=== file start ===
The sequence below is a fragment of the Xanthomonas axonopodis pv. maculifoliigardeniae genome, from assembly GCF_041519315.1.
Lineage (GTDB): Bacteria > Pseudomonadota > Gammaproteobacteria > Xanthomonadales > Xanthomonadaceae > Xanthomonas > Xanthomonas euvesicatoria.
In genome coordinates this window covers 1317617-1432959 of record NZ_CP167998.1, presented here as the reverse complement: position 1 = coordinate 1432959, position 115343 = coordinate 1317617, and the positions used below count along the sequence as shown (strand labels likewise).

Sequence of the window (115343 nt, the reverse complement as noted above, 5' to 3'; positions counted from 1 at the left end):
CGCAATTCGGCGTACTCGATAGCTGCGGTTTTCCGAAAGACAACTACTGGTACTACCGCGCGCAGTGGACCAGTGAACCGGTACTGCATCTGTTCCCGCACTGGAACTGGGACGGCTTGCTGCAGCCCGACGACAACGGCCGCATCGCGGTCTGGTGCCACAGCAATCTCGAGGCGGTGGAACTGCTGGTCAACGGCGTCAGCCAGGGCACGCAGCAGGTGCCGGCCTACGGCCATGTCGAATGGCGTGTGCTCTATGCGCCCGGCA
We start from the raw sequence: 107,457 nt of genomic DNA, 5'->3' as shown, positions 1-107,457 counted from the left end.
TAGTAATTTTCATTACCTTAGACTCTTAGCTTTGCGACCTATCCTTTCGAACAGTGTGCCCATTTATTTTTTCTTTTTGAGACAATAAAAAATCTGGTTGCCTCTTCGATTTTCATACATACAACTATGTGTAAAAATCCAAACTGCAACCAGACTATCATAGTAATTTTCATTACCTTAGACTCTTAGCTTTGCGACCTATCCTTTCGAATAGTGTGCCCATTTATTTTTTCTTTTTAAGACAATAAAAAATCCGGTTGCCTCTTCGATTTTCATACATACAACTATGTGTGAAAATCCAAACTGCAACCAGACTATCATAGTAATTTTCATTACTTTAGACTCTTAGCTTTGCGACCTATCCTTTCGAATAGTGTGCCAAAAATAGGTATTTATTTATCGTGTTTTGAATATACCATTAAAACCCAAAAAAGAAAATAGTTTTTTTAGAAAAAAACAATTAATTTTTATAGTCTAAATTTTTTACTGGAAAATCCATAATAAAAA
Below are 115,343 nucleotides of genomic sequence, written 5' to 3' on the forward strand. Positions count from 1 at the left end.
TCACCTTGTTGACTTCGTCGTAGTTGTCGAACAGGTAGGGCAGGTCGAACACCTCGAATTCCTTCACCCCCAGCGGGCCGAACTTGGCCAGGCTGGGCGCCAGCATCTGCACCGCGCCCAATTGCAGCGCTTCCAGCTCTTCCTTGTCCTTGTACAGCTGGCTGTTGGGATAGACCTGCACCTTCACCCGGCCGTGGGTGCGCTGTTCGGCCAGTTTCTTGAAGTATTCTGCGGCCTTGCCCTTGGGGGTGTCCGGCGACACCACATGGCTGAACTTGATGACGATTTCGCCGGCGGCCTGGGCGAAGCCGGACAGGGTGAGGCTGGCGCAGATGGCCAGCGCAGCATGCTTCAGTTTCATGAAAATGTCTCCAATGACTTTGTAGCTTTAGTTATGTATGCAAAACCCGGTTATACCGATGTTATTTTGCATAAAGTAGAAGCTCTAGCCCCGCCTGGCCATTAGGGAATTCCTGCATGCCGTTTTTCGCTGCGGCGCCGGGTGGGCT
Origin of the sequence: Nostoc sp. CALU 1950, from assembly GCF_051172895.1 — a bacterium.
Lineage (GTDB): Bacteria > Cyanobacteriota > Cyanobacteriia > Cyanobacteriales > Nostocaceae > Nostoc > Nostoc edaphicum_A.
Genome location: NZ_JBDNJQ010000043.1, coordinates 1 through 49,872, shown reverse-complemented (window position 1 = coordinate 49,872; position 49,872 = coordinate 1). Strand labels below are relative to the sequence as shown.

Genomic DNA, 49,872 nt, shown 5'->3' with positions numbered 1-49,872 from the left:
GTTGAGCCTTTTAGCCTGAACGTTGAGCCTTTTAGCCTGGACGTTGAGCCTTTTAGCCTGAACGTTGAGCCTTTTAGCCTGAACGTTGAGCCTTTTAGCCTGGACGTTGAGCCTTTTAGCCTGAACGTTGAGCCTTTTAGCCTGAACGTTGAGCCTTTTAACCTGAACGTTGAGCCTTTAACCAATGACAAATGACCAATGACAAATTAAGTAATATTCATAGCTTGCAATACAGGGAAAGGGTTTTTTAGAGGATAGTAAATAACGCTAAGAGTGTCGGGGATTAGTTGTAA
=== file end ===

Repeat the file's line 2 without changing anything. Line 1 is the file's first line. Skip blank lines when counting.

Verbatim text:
Lineage (GTDB): Bacteria > Pseudomonadota > Gammaproteobacteria > Xanthomonadales > Xanthomonadaceae > Xanthomonas > Xanthomonas euvesicatoria.